Posts Tagged ‘History’

… there has been a reluctance to consider historical narratives as what they most manifestly are: verbal fictions, the contents of which are as much,invented as found and the forms of which have more in common with their counterparts in literature than they have with those in the sciences.

Hayden White, The Historical Text as Literary Artifact

I’m in this class where we’re learning about theories for literary criticism.  Your Derridas and Foucaults and your Bakthins and your Marxes and your Judith Butlers and your Edward Saids… Hopefully you get the picture.  Like most writers who take the class, I find the stuff really interesting and irrelevant for craft.  But still really interesting. Last week we read New Historicist theory (or was it Cultural Studies? Blech) and I especially liked this guy, Hayden White, for figuring out, or being one of the first to write down the idea that history is not fact but narrative.  (Think: Michael Jackson’s HIStory.)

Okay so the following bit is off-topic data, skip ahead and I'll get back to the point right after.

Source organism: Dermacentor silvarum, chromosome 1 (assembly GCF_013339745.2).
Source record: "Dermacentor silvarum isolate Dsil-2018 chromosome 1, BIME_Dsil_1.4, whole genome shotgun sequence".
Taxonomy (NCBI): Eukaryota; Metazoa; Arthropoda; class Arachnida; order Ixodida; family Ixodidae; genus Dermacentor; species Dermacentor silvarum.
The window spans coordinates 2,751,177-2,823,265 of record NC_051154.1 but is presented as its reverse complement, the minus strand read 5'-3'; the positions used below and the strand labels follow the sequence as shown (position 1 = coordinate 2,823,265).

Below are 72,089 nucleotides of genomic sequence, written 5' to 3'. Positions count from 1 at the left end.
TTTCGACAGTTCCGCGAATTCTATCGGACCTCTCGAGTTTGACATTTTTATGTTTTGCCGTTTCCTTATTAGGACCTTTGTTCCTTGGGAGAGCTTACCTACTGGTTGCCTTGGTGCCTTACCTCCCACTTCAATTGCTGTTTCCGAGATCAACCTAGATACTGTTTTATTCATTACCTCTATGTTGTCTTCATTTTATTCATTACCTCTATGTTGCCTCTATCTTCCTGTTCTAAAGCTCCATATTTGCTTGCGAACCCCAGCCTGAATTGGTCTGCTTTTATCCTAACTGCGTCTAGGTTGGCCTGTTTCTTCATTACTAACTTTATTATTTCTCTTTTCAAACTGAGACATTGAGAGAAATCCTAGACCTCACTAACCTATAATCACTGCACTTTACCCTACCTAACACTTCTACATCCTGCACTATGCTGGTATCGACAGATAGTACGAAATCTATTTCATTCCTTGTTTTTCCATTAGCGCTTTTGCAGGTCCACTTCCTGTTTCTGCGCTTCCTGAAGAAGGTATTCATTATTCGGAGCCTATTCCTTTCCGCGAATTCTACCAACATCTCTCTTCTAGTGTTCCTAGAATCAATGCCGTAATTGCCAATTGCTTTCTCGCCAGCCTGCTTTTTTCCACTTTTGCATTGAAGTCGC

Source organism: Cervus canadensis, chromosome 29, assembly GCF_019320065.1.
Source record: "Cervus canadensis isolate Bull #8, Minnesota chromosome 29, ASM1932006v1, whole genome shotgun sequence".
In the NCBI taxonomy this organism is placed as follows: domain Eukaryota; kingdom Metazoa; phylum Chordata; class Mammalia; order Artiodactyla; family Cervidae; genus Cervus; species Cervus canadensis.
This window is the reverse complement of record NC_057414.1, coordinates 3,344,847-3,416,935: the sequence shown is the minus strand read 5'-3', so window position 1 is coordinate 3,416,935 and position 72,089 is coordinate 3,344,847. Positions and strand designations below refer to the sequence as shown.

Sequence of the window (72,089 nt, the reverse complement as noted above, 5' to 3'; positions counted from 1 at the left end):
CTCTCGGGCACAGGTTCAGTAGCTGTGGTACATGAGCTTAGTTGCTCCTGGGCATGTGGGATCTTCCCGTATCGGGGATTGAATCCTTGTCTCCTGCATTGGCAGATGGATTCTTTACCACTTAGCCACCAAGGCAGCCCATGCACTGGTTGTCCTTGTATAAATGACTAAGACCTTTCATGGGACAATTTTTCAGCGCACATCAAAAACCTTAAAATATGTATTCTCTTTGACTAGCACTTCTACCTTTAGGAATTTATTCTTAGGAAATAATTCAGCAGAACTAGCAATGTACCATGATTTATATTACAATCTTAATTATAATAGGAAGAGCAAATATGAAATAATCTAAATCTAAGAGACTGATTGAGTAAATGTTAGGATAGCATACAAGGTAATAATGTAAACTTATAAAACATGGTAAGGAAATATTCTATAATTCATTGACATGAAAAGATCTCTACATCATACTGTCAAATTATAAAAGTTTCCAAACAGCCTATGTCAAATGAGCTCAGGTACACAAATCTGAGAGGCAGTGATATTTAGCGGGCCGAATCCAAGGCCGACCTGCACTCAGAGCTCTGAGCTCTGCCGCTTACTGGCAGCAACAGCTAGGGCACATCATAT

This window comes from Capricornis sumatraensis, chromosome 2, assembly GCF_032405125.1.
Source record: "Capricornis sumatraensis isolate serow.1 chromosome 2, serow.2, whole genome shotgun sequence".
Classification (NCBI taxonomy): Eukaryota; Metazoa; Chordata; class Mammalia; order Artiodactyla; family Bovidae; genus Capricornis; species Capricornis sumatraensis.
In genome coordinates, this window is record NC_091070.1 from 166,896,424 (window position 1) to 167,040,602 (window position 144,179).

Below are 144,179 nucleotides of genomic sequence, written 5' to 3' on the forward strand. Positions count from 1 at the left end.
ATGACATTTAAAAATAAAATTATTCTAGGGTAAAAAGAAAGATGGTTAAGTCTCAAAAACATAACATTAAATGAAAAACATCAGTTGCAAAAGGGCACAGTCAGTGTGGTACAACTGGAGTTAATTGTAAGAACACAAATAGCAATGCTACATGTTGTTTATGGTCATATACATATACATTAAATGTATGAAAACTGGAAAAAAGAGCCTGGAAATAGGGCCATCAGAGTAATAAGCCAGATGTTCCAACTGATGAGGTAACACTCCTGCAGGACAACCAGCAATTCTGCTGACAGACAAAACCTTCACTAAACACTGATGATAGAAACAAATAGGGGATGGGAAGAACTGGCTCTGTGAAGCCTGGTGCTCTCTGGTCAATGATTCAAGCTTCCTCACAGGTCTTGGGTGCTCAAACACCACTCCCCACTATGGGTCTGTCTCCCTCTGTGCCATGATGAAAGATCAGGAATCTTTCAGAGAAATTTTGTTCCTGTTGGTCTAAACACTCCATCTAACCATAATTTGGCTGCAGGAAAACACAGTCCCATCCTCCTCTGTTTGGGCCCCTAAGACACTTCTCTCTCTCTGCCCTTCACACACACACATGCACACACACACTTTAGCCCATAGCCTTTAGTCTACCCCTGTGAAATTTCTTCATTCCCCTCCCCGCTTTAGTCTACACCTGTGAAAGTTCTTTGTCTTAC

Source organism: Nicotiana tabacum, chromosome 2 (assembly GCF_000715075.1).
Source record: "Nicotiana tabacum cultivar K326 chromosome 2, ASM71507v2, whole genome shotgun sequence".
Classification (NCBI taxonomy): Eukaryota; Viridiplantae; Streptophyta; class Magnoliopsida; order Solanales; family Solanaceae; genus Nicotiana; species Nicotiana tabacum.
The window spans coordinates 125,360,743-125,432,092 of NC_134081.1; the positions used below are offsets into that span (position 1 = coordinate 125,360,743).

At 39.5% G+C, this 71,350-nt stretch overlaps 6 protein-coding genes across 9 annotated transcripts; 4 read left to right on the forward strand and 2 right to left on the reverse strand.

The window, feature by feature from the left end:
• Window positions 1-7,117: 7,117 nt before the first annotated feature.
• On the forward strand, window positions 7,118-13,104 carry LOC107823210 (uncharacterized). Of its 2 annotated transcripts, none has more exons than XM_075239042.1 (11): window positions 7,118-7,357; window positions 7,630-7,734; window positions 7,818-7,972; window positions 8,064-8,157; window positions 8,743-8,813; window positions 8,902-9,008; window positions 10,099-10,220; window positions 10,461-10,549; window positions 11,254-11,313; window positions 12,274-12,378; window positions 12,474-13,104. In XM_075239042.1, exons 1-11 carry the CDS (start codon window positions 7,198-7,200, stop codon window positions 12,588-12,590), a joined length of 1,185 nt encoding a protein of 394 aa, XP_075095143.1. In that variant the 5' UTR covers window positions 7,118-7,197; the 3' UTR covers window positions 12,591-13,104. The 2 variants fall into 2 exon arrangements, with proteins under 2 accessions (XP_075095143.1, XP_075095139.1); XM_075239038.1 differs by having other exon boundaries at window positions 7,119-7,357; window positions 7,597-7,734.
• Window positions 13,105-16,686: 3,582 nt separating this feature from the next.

I’m not sure if other fiction writers out there face stuff like this, but once I told this woman that I was a writer and she said she’d like to read my work.  Then I told her I was a fiction writer and she said, sorrowfully, “I don’t read fiction.”


So then this dude comes along and says that history is put together in the same way one puts together a fictional narrative.  Makes sense.  I’d like to write more about this, connect it to how Jesus was a fiction writer if he really made up the parables, but I’m just going to throw the quote out there for now.


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I have been looking for that photograph for the longest time. I have flipped through so many photo magazines in book superstores trying to find it.  Today I remembered to google it.  Google has changed my art of living, let me tell you…

Anyway, I first saw the picture on this PBS documentary about photography –it might have been about Time Magazine photos (Though I couldn’t find the picture in a collection of Time Magazine photos throughout history…)   It’s the skull of a Japanese soldier that the girl’s boyfriend sent to her during WWII.  Apparently, it was the trend to send enemy skulls across the sea to loved ones.